Sep 10 2021

Spending on Critical Infrastructure Must Address Cybersecurity

Automation can help catalog and defend operational and information technology.

With an influx of federal funding, states and cities may soon be in a position to make significant investments in critical infrastructure. Public works projects offer many benefits to Americans recovering from the coronavirus pandemic, including augmented citizen services, increased employment opportunities, and improved safety and security.

Hand in hand with construction on visible infrastructure projects, such as public transportation expansion and utilities enhancement, states and cities also will build accompanying IT infrastructure behind the scenes, extending government computer networks and boosting cloud computing capacity to facilitate data collection and transfer in support of these projects.

As agencies engage in this recapitalization, it is vital they incorporate cybersecurity measures into their critical infrastructure planning. Earlier this year, hackers attacked a water treatment facility in Florida, increasing the sodium hydroxide in the water to poisonous levels. An operator at the utility quickly corrected the problem, but the attack highlighted the vulnerability of critical infrastructure to bad actors online. 

Thankfully, many smart cities are aware of these cybersecurity gaps, and they have some ideas about how to address them. Fresh critical infrastructure spending should fund these existing recapitalization concepts and their accompanying cybersecurity proposals.

Smart Cities Turn to IoT for Physical Security

Even before the cyberattack on the local Florida water utility, Albuquerque, N.M., had taken steps to strengthen its water network defenses in partnership with Cisco. Albuquerque’s smart city plans called for extensive use of the Internet of Things, embedding sensors within key infrastructure. These sensors collect data to provide insights into the status of the environment, including technology operations and citizen interactions. 

Alongside these sensors, Cisco deployed cybersecurity defenses. So, while IoT provides Albuquerque with smart water capabilities and visibility into water infrastructure, monitoring pressure, flow and leaks, cyberdefenses grant the city visibility into networks and servers. Working with Cisco, the municipality converged security for operational technology (OT) and IT through automated monitoring. The key is Cisco’s Cyber Vision solution, which ensures resiliency for industrial control systems.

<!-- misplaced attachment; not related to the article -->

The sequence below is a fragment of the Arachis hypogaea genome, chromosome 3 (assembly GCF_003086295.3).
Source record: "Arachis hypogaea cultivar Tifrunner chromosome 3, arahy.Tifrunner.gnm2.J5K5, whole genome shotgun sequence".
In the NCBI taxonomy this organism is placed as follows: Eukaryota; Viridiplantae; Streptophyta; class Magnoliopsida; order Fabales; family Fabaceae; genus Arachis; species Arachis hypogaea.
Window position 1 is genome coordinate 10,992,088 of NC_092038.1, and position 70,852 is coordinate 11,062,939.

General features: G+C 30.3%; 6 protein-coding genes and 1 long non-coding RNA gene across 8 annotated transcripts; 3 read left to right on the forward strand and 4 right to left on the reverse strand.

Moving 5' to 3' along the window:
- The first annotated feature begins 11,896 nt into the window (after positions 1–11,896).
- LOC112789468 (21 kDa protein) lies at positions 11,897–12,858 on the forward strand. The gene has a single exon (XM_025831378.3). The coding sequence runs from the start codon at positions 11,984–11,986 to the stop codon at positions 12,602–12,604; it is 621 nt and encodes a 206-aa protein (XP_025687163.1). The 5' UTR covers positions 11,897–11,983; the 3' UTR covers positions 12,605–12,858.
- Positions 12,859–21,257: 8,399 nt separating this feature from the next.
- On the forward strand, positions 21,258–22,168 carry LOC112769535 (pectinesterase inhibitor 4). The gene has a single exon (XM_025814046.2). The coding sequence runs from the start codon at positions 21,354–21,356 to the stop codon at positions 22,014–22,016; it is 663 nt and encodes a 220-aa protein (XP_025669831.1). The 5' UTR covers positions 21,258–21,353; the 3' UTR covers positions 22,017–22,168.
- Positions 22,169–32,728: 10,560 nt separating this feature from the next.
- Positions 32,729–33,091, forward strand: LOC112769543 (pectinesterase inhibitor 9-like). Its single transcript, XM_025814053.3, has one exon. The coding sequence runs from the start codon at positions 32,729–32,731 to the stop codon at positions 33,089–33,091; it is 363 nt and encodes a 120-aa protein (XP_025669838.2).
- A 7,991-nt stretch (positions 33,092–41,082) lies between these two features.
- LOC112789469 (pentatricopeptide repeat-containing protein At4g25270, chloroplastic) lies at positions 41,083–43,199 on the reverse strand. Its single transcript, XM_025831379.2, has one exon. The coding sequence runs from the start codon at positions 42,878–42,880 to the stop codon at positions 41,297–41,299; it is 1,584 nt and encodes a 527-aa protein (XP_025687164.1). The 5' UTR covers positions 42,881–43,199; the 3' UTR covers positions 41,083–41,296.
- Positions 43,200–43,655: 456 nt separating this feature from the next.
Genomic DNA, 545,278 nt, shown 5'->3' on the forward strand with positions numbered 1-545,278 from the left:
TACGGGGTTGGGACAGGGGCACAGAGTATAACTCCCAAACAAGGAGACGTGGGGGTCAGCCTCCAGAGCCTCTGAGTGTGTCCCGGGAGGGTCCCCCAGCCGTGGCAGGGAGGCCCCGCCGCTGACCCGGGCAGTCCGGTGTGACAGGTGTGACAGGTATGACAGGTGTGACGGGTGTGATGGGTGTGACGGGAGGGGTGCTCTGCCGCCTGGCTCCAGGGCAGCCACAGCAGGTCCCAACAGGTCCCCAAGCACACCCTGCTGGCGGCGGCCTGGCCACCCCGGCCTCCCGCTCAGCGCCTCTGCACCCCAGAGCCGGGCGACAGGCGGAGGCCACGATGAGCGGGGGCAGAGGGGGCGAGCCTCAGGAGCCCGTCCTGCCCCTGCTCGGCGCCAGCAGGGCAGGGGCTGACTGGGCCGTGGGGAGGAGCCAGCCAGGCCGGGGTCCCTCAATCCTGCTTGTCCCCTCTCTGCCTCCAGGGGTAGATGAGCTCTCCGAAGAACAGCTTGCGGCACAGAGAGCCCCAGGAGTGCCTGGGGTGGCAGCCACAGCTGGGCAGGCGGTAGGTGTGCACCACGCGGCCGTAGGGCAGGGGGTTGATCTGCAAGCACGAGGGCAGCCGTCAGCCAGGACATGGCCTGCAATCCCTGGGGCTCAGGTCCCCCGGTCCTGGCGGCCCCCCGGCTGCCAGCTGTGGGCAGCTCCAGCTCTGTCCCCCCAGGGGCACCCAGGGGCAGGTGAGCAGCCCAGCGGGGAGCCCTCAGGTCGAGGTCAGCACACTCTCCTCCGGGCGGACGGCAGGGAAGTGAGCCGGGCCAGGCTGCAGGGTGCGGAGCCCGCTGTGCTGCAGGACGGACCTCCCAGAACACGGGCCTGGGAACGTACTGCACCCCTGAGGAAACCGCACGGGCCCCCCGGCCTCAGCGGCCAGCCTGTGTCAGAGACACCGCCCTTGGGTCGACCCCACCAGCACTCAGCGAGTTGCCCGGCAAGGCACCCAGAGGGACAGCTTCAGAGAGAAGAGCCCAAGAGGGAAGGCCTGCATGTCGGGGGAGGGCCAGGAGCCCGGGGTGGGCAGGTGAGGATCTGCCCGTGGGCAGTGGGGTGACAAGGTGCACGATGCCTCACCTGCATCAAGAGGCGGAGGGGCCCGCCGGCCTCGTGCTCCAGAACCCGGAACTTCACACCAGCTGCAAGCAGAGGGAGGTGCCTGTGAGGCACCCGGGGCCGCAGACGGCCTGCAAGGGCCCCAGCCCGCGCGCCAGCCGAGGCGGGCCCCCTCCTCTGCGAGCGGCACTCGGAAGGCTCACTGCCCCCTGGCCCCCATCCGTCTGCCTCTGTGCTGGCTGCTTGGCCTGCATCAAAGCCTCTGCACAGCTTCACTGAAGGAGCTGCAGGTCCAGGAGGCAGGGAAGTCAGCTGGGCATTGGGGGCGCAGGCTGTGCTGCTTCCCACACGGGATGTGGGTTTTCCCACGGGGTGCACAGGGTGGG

Utilities Can Begin Security Planning by Identifying Assets

A recent survey by the Water Information Sharing and Analysis Center and the Water Sector Coordinating Council revealed most U.S. water utilities lack such cyberdefenses:

  • 70 percent had not identified OT networked assets
  • 60 percent had not identified IT networked assets
  • 23 percent conduct annual cybersecurity risk assessments
  • 5 percent conduct weekly cybersecurity risk assessments

As the survey demonstrates, most water utilities do not even have a full accounting of their OT and IT assets, which confounds their ability to protect those assets. An attack on the IT assets would result in a disruption of the OT assets, which in turn would halt the water supply. Similar attacks on other critical infrastructure, such as the electric grid or communications, likewise would stop those operations. 

Smart cities rely on networking industrial control systems to improve utility services and other municipal operations. While cybersecurity remains an obstacle for smart city initiatives, leaders of these programs at least possess awareness of the scope of the challenge.

RELATED: Explore the development of new cybersecurity tools for critical infrastructure.

Automation Can Boost Security of OT and IT Assets

Cisco Cyber Vision leveraged automation to secure the water utility in Albuquerque. Critical infrastructure owners and operators can turn to artificial intelligence and machine learning to automate and also secure repeatable tasks, boosting the efficiency and stability of industrial control systems. 

AI and ML can instantly detect any hiccups in critical infrastructure operations and elevate those problems for manual review. Cybersecurity breaches can occur without the knowledge of owners and operators who lack even a simple inventory of OT and IT assets in a system. But once cataloged, those assets can be monitored through automated tools that alert people to those anomalies, speeding an informed response.

These security tools are readily available. Investments in critical infrastructure would be incomplete without acquiring and applying them.


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